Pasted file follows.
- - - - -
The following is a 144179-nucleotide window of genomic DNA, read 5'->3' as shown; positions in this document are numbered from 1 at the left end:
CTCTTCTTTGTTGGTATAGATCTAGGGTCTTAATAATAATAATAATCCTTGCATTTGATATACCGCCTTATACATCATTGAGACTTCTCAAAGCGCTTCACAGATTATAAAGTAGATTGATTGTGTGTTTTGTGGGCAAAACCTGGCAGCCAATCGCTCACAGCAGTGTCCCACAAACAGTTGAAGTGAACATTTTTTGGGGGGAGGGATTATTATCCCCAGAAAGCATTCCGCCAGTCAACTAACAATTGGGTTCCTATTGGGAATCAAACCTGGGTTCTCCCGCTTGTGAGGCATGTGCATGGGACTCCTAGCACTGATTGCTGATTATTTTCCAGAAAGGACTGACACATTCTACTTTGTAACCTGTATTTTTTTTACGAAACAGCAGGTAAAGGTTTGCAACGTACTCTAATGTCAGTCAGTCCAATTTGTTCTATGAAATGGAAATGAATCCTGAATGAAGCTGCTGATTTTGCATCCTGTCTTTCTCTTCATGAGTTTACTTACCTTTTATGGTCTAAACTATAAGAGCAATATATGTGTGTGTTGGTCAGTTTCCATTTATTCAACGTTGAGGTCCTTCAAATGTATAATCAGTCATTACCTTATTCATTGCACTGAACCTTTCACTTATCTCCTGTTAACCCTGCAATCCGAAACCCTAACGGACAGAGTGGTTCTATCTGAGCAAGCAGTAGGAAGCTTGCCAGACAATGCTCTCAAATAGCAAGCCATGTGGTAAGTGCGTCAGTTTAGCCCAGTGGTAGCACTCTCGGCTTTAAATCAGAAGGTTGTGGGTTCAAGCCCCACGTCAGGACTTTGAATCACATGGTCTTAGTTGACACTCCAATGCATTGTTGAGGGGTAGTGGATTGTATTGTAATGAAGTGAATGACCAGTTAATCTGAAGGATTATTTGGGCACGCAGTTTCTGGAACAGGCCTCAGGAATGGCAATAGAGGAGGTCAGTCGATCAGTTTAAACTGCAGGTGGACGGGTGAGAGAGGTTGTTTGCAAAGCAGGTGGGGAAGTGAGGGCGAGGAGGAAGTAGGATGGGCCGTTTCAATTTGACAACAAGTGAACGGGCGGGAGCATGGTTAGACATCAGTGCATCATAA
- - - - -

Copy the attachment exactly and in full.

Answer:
The following is a 144179-nucleotide window of genomic DNA, read 5'->3' as shown; positions in this document are numbered from 1 at the left end:
CTCTTCTTTGTTGGTATAGATCTAGGGTCTTAATAATAATAATAATCCTTGCATTTGATATACCGCCTTATACATCATTGAGACTTCTCAAAGCGCTTCACAGATTATAAAGTAGATTGATTGTGTGTTTTGTGGGCAAAACCTGGCAGCCAATCGCTCACAGCAGTGTCCCACAAACAGTTGAAGTGAACATTTTTTGGGGGGAGGGATTATTATCCCCAGAAAGCATTCCGCCAGTCAACTAACAATTGGGTTCCTATTGGGAATCAAACCTGGGTTCTCCCGCTTGTGAGGCATGTGCATGGGACTCCTAGCACTGATTGCTGATTATTTTCCAGAAAGGACTGACACATTCTACTTTGTAACCTGTATTTTTTTTACGAAACAGCAGGTAAAGGTTTGCAACGTACTCTAATGTCAGTCAGTCCAATTTGTTCTATGAAATGGAAATGAATCCTGAATGAAGCTGCTGATTTTGCATCCTGTCTTTCTCTTCATGAGTTTACTTACCTTTTATGGTCTAAACTATAAGAGCAATATATGTGTGTGTTGGTCAGTTTCCATTTATTCAACGTTGAGGTCCTTCAAATGTATAATCAGTCATTACCTTATTCATTGCACTGAACCTTTCACTTATCTCCTGTTAACCCTGCAATCCGAAACCCTAACGGACAGAGTGGTTCTATCTGAGCAAGCAGTAGGAAGCTTGCCAGACAATGCTCTCAAATAGCAAGCCATGTGGTAAGTGCGTCAGTTTAGCCCAGTGGTAGCACTCTCGGCTTTAAATCAGAAGGTTGTGGGTTCAAGCCCCACGTCAGGACTTTGAATCACATGGTCTTAGTTGACACTCCAATGCATTGTTGAGGGGTAGTGGATTGTATTGTAATGAAGTGAATGACCAGTTAATCTGAAGGATTATTTGGGCACGCAGTTTCTGGAACAGGCCTCAGGAATGGCAATAGAGGAGGTCAGTCGATCAGTTTAAACTGCAGGTGGACGGGTGAGAGAGGTTGTTTGCAAAGCAGGTGGGGAAGTGAGGGCGAGGAGGAAGTAGGATGGGCCGTTTCAATTTGACAACAAGTGAACGGGCGGGAGCATGGTTAGACATCAGTGCATCATAA